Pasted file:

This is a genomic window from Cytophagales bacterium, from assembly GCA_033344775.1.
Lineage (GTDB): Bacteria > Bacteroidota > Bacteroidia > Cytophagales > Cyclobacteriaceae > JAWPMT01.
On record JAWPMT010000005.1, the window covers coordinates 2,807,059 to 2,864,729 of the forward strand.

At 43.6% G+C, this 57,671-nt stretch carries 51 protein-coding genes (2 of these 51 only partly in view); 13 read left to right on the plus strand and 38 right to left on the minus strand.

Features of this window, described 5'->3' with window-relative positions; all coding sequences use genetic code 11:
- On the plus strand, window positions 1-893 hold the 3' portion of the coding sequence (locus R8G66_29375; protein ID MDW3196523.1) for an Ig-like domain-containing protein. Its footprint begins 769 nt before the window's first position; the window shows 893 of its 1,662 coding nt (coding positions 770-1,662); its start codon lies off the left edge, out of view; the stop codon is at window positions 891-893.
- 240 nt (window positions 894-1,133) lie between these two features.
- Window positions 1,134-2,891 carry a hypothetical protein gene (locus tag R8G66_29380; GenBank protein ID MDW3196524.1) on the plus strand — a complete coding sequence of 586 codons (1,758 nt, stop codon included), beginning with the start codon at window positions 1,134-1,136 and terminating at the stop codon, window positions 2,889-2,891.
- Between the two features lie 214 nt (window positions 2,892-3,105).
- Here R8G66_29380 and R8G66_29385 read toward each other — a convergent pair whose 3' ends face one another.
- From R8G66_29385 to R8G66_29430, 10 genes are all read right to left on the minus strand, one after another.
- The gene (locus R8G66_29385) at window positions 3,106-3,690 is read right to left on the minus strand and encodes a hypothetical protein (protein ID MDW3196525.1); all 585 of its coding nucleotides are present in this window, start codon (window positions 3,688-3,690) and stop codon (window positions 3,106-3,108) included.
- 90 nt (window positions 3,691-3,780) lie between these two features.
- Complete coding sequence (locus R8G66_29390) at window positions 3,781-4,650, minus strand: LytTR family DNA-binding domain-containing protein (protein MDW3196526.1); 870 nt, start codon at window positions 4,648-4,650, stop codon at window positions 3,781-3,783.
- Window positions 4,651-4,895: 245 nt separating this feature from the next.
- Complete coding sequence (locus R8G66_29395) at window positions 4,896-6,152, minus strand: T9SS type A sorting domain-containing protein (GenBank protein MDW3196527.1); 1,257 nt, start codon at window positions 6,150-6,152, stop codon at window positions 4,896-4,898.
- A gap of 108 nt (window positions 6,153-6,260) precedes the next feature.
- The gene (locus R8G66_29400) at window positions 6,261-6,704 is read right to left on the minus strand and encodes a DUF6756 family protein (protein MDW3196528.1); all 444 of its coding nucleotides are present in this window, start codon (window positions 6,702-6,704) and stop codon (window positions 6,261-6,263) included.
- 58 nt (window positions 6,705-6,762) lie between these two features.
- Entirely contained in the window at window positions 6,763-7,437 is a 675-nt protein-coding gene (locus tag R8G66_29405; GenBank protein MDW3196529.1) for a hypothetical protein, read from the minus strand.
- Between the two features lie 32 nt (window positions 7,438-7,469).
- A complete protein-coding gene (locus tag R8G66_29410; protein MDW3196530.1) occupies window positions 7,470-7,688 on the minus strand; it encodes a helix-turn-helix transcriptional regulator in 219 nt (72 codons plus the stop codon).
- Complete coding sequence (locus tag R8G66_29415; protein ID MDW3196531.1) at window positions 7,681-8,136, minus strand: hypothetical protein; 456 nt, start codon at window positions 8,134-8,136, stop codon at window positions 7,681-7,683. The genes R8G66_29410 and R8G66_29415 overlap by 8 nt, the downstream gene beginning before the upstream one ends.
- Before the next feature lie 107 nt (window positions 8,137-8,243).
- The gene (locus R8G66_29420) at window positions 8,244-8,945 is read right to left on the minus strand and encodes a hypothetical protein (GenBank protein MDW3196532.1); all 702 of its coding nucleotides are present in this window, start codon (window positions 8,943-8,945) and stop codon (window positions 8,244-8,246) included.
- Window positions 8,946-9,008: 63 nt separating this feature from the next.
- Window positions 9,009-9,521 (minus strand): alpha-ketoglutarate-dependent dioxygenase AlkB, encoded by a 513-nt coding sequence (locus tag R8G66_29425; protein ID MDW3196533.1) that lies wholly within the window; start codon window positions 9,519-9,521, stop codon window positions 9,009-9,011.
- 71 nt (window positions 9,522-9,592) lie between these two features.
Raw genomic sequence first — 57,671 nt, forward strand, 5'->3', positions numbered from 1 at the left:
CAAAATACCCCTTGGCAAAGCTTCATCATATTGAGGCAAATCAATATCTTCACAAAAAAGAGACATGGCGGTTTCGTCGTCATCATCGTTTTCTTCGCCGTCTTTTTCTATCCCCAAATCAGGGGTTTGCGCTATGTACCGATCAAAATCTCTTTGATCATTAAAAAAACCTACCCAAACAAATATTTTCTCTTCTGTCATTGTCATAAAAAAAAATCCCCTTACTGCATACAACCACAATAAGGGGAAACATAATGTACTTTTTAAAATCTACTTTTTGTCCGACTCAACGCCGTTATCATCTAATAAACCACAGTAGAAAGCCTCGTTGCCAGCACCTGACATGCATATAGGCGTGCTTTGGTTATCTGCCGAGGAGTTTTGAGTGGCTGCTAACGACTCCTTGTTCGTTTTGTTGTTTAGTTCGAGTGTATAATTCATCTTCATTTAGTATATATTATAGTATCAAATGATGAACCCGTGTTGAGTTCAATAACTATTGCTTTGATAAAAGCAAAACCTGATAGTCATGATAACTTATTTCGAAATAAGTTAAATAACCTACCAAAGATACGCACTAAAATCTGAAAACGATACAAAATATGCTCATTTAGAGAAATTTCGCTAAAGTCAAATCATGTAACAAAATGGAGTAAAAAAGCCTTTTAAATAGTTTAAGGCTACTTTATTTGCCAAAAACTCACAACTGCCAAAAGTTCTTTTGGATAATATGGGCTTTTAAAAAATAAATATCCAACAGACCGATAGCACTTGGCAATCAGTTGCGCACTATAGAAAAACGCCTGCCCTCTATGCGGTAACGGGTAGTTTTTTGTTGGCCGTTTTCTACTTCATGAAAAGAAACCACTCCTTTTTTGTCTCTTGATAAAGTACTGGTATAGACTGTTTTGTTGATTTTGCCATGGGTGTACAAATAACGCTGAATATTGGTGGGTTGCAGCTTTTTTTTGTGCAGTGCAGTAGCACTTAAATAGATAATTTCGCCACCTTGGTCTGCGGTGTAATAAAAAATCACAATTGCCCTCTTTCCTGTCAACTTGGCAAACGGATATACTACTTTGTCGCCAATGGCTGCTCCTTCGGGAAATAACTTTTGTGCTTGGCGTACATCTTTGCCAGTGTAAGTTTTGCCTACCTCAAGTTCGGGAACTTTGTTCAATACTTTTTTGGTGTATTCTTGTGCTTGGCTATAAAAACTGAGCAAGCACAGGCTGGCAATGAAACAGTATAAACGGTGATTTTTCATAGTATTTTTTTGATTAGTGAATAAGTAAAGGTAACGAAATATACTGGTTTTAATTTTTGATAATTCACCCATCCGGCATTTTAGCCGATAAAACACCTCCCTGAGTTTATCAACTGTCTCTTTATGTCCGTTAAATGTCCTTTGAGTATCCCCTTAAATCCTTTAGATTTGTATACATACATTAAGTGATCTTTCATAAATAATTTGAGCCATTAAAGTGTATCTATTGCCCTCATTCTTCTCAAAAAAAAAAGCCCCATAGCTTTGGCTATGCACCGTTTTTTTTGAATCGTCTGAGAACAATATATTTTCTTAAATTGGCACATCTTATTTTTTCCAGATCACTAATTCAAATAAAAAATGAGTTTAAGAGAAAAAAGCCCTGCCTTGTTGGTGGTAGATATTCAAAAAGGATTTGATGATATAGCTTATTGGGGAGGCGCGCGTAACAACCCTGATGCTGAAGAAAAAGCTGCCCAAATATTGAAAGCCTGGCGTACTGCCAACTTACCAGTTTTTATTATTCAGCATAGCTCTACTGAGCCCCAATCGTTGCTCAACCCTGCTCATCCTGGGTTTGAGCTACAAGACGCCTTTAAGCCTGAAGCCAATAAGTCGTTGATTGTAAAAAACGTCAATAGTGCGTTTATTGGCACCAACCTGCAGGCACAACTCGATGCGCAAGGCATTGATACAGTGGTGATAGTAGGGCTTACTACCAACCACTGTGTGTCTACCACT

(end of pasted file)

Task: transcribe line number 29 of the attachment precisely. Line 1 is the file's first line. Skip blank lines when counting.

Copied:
Raw genomic sequence first — 57,671 nt, forward strand, 5'->3', positions numbered from 1 at the left: